Tattooed ladies tell their tales in 'A History'
You like to think of yourself as a pretty even-keel kind of person, but this had you doing one of those head-shaking double-takes.
The swagger caught your eye first, followed by black leather but it was the tattoos that kept you looking, slack-jawed. The art covered arms, shoulders, peeking stomach, and probably other assorted body parts, too. Somebody put a lot of work into that ink, and it took more than just a few minutes.
That had to hurt. You thought about asking her, but she walked away before you could say anything.
Though it's common now, there was a time when that ink would've gotten her branded as a hussy, or worse. Read more in the new book "The Tattooed Lady: A History" by Amelia Klem Osterud.
While tattoos have been present on bodies throughout history, during the late 1800s even scientists thought that tattoo-wearing was linked to criminal and immoral behavior. By the time Irene Woodward and Nora Hildebrandt (the first "tattooed ladies") decided that having a body full of ink would be an ideal situation, society had relaxed.
But not by much.
This was the Victorian age when women covered ankles, legs, and arms as a matter of modesty. It was, therefore, pretty racy stuff when Woodward, Hildebrandt, and other inked ingenues sat displayed in a circus sideshow, wearing bloomers, camisoles, and not much else. In many cases, only men were allowed to pay money to gaze upon such a scandalous sight.
Still, many women decided to undergo the sometimes weeks-long transformation from unmarked to totally tatted, a process that couldn't be reversed. Once a woman got a tattoo or two, there was no turning back.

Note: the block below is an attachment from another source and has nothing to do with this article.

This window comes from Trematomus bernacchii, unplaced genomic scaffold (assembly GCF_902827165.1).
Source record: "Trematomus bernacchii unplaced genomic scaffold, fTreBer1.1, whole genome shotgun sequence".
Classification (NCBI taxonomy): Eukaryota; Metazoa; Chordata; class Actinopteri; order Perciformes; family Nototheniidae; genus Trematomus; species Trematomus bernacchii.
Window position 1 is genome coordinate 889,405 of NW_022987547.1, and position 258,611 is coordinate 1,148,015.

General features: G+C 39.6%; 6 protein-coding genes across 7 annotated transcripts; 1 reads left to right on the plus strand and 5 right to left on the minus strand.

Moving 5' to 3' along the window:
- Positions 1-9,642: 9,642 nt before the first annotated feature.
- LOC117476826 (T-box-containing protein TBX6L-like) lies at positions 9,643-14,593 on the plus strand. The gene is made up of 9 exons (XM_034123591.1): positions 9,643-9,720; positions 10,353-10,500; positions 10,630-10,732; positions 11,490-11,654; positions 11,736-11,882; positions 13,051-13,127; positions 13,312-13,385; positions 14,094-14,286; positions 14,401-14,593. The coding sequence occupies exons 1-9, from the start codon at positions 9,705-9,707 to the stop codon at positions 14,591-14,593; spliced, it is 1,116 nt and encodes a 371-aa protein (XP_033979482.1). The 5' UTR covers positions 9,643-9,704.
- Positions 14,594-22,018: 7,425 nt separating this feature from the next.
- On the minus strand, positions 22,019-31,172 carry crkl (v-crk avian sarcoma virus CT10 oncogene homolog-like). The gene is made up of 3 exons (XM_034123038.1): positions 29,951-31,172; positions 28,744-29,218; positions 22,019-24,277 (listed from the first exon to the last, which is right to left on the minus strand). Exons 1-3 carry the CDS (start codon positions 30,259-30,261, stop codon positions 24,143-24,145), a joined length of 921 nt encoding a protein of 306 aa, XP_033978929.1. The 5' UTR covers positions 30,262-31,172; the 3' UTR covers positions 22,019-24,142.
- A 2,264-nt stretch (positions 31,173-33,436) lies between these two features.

So why did they do it• Mostly, perhaps, for the money; a tattooed lady could make $100 a week at the sideshow, while the "average working-class family made between $300 and $500 a year..." She might have gotten needled to take control of her own future. Or, as many women claimed, they may have just been fascinated by tattoos.
At any rate, Osterud says, those tattooed ladies were "gutsy", and their boldness gave turn-of-the-century women the nerve to "start questioning the social codes that kept them confined..."
People who've gotten tattoos say that once you get one, you'll want another because sporting tattoos is addicting. So is this book.
Author Amelia Klum Osterud's fascination with tattooed ladies (and circus people, by extension) is infectious, and it's hard not to be caught up by her excitement in this unique dual-take on women's history via circus theme.
But solid research is only half the appeal.
The other half comes with the rare and unusual photographs that grace nearly every page of "The Tattooed Lady", including pictures of the Ladies, as well as sideshow troupes and a few tattooed men. Parents beware, though -- there is some slight, almost chaste, 1920s-era nudity inside.
If you're a carny at heart, if you enjoy reading about women's history, or if you're thinkin' about inkin', grab "The Tattooed Lady". This book is plenty sharp.
Terri Schlichenmeyer is a nationally syndicated columnist from LaCrosse, Wis. She can be e-mailed at firstname.lastname@example.org .Additional Information:
'The Tattooed Lady'
Author: Amelia Klem Osterud
Publisher: Speck Press, $27, 154 pages, includes index, 2009
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